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The Short Films of Norma Talmadge, 1910: Reviews

Love of Chrysanthemum
In Neighboring Kingdoms
(with viewing comments)
A Dixie Mother

Love of Chrysanthemum

Released May 28, 1910. Vitagaph. Director: Van Dyke Brooke. Cast: Norma Talmadge, Maurice Costello. 990 ft. A copy of this film is located at the National Film and Television Archive in London (35 mm.)

Review from Moving Picture World, June 11, 1910

Love of Chrysanthemum" Vitagraph).-A Japanese play with picturesque Japanese setting and acted by a Japanese company. It is the heart story of a poor, deceived Japanese girl, a tender little love plant, married to a wealthy ma many years her senior whom she does not love at all. When an American appears and makes love to her she believes him implicitly and finds great joy in her new experience. But it is short lived and she speedily discovers that he was only fooling her. Heartbroken, she kills herself as the only means of escape from an intolerable existence. The principal attraction of the picture lies in the reproduction of Japanese life and scenery by Japanese actors and in a real Japanese setting. It will arouse the emotions of the audience quite as strongly as "Madame Butterfly" arouses the emotions and one will not be able to forget the impression. It is one of those bits taken from life which are much too real for ones piece [sic] of mind and which not infrequently arouse one's emotions more than the speaking drama does. With acting far above the ordinary, with staging as accurate as careful study can make it, and with photography of exceptional quality, this picture will rank as one of the best the Vitagraph Company has ever produced. Its popularity will rest upon two features, first, the accurate reproduction of elemental human passion, strikingly embodied in the leading character; second, the Japanese setting is an artistic triump [sic] and will prove unusually attractive to a larger proportion of those who see it.

In Neighboring kingdoms

Released Dec. 27, 1910. Directed by Wm. Humphrey; scenario by Beta Breuil; with Norma Talmadge, John Bunny, Charles Kent. 995 ft. A copy of this film is located at the Museum of Modern Art in New York (35 mm. acetate negative and 16 mm. viewing copy)

Review from Moving Picture World, January 7, 1911

"In Neighboring Kingdoms" (Vitagraph).-Here are those irrepressible youngsters, a prince and princess in neighboring kingdoms, who refuses to wed as their fathers wish. They run away, assume disguises, meet, fall in love, but can't marry, because each tells the other that he or she is of royal blood. Then they relent and decide to accede to their fathers' wishes, only to discover upon the wedding day that they love each other after all. While the picture is not particularly striking, it has more interest than some of this type, because it depicts what two young people might really do under similar circumstances.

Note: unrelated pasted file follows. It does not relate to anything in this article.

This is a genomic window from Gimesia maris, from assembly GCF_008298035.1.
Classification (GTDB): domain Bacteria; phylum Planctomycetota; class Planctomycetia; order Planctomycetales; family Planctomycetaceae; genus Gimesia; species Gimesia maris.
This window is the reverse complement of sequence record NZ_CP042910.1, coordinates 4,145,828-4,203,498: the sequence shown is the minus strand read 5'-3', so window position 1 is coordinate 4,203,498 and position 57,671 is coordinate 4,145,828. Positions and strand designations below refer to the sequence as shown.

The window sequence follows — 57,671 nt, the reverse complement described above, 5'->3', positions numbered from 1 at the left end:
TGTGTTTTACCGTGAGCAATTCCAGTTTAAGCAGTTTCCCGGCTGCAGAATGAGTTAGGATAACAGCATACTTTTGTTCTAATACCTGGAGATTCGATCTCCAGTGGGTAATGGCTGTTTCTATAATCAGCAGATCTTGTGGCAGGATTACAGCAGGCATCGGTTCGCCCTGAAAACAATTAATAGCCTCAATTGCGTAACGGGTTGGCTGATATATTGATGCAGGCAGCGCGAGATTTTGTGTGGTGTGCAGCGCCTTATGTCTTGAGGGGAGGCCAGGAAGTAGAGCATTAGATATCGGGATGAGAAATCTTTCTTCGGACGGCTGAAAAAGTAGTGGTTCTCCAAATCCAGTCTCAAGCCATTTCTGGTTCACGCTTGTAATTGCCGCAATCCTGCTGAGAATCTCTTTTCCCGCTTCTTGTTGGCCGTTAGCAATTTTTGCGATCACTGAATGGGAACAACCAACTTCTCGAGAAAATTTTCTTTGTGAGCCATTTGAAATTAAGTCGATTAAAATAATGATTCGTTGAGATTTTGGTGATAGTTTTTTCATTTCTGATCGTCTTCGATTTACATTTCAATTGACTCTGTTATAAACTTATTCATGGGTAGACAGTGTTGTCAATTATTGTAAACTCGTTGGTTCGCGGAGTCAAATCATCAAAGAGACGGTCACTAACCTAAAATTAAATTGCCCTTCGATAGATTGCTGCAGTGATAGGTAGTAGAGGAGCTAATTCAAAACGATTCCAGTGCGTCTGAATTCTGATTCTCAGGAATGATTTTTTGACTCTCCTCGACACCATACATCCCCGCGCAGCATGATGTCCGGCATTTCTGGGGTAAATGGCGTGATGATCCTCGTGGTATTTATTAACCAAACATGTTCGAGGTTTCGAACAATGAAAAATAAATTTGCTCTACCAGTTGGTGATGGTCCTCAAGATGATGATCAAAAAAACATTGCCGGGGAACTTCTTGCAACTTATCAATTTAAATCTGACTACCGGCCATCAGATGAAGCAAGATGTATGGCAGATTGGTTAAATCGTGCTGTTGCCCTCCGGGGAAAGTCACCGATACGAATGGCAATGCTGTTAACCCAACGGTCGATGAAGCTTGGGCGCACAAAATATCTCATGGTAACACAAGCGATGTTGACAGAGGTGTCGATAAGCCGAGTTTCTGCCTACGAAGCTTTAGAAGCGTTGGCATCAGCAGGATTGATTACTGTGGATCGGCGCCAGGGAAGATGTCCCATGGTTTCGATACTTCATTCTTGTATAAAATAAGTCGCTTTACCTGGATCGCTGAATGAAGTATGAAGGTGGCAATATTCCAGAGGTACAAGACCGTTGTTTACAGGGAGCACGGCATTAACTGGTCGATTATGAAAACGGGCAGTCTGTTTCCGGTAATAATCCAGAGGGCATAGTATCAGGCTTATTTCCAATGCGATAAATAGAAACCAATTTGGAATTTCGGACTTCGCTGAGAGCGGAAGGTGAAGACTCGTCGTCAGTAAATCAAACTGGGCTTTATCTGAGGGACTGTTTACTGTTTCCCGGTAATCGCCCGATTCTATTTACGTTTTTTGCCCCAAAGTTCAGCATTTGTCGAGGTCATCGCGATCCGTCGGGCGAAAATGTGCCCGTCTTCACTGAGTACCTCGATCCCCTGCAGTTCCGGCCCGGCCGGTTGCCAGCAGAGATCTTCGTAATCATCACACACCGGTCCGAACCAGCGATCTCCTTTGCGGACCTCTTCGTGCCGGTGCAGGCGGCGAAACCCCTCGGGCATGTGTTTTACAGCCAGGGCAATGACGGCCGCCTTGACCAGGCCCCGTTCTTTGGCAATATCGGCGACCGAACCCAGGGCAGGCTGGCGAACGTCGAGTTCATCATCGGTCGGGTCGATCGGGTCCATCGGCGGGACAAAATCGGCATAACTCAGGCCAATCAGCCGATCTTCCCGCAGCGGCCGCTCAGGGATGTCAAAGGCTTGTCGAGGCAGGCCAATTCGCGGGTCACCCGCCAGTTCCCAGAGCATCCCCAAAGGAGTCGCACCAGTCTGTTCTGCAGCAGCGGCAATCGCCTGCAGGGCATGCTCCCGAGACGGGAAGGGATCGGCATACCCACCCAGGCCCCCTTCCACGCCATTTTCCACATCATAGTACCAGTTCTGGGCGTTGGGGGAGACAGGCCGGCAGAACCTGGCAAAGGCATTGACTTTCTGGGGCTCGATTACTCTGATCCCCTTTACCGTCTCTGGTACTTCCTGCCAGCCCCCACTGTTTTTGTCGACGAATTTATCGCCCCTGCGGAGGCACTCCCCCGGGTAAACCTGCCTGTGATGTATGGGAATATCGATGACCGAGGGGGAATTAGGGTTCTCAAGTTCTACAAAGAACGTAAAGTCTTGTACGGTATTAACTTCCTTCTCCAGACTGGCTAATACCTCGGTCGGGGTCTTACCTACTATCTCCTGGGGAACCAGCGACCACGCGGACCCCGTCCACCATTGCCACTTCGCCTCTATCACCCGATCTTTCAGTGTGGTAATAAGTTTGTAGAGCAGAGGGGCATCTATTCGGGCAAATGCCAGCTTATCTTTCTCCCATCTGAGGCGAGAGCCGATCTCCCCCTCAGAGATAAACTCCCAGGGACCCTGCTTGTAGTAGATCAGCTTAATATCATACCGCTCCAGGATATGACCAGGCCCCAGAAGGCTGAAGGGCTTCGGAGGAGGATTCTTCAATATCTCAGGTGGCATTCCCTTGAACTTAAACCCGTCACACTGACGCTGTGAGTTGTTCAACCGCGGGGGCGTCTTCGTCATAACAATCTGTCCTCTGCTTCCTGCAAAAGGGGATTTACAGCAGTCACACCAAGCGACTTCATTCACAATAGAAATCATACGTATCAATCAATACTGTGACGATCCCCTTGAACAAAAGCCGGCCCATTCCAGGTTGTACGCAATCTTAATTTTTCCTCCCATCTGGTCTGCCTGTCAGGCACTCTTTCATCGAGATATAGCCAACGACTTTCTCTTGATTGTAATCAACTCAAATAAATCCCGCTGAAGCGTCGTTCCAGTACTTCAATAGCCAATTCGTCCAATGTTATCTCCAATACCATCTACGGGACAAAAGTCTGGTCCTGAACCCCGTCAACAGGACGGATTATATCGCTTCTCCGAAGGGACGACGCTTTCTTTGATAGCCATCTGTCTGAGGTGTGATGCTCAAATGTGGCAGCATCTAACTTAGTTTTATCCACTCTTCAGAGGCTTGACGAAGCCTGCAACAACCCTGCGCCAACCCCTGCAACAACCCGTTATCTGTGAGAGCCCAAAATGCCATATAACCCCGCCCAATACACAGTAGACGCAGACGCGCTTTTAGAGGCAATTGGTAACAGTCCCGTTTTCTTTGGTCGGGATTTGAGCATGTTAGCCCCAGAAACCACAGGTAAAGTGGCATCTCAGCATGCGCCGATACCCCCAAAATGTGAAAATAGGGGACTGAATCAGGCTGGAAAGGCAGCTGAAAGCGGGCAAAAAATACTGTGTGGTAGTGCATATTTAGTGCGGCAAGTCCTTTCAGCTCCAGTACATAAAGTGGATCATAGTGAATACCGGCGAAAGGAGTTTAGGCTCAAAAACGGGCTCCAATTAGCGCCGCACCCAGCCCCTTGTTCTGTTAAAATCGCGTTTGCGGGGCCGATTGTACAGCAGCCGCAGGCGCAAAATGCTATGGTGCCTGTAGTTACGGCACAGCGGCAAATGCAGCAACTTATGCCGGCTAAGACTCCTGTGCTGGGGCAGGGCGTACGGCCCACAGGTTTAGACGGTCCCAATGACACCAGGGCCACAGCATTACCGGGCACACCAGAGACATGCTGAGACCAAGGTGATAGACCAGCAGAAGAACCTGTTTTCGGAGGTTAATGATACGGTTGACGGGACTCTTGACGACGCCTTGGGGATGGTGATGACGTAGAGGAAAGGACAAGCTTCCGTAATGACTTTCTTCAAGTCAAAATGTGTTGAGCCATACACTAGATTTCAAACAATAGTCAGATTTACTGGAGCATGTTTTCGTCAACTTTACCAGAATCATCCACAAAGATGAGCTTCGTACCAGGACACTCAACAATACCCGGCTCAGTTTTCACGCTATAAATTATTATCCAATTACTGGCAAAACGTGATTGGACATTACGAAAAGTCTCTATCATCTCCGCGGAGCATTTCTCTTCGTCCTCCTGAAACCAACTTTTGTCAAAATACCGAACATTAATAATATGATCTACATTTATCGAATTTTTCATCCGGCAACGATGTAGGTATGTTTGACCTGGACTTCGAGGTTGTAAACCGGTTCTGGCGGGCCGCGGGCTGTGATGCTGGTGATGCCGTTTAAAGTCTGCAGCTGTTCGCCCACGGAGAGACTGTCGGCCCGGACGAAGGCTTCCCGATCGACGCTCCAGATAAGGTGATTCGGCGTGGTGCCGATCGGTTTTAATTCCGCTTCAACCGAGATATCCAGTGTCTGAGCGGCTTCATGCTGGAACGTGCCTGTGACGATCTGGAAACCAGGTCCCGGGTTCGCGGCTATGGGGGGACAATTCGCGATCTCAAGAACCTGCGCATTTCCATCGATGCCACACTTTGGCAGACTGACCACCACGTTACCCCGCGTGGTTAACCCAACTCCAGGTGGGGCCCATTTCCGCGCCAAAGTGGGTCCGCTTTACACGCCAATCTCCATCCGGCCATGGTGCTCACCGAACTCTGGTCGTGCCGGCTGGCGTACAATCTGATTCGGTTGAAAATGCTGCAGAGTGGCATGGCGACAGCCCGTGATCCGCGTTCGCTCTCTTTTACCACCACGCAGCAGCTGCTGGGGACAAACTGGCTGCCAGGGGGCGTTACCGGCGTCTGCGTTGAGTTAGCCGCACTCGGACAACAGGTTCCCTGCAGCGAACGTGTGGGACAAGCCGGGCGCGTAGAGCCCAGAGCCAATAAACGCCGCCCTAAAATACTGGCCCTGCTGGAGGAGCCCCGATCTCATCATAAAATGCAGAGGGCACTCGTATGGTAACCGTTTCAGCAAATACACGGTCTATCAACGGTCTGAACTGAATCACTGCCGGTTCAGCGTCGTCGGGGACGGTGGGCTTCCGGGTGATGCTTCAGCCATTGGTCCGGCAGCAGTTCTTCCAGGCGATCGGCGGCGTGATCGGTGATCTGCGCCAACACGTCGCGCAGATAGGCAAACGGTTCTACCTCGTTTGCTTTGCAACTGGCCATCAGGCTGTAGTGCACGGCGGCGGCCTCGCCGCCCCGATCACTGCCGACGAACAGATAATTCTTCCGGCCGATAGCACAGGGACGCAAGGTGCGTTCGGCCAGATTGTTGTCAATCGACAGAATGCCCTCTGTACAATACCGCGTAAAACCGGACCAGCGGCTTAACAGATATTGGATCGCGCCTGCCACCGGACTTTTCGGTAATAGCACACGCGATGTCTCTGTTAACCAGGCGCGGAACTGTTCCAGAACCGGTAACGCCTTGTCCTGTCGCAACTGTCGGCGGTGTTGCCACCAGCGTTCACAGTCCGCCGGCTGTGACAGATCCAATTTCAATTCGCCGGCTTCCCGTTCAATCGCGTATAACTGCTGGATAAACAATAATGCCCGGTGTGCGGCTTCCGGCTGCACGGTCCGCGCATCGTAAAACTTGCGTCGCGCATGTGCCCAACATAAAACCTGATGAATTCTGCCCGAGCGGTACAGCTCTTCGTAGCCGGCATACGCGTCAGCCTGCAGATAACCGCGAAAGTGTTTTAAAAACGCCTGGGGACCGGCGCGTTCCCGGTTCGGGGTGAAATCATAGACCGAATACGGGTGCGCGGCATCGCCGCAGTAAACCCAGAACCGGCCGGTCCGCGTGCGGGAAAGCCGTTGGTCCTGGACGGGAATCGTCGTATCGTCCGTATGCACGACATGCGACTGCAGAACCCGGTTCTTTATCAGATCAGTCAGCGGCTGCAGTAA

Viewing comments

A cute film with a good part for the young Norma Talmadge. She is not rally much of an actress yet, but she obviously has fun making faces, and the film gives her ample opportunity. Bunny doesn't have much to do in this film. The man playing the prince is not credited, and i didn't recognize him.
Print viewed: 16 mm Reel at the Museum of Modern Art in New York.

A Dixie Mother

Released Dec. 31, 1910. Vitagraph Director: Van Dyke Brooke. Cast: Florence Turner, Carlyle Blackwell, Charles Kent, NT, Mary Maurice. 1 reel. A copy of this film is available at the National Film and Television Museum in London (35 mm.)

Review from Moving Picture World, December 31, 1910

"A Dixie Mother" (Vitagraph).-A story of the Civil War embodying all the most important sentiments, the love of country, the love of home, the love of mother and the love of wife. It is a somewhat complicated story, involving the death of a young Southern man at the hands of a party of Union soldiers, and the love of a Union officer for the sister of the slain man and the marriage of a brother of the slain man with a Northern girl and the parents' refusal to be reconciled to the North and the changes that war wrought in their family. The picture contains many elaborate dramatic scenes, but the most affecting are those were the mother receives a letter that the son is coming home with his Northern wife, which is followed by the father's refusal to see them. But the cradle and the knowledge that there is a grandson to fill it softens his heart, and in one of the most touching scenes ever put on a motion picture screen the family is reunited, and, as the little one grasps the flag all the sentiments stated at the beginning are so strongly depicted, that they make an impression which leaves scarcely a dry eye in the audience. The Vitagraph people have achieved as success well worth while bragging about in this production. It would be difficult to improve upon it.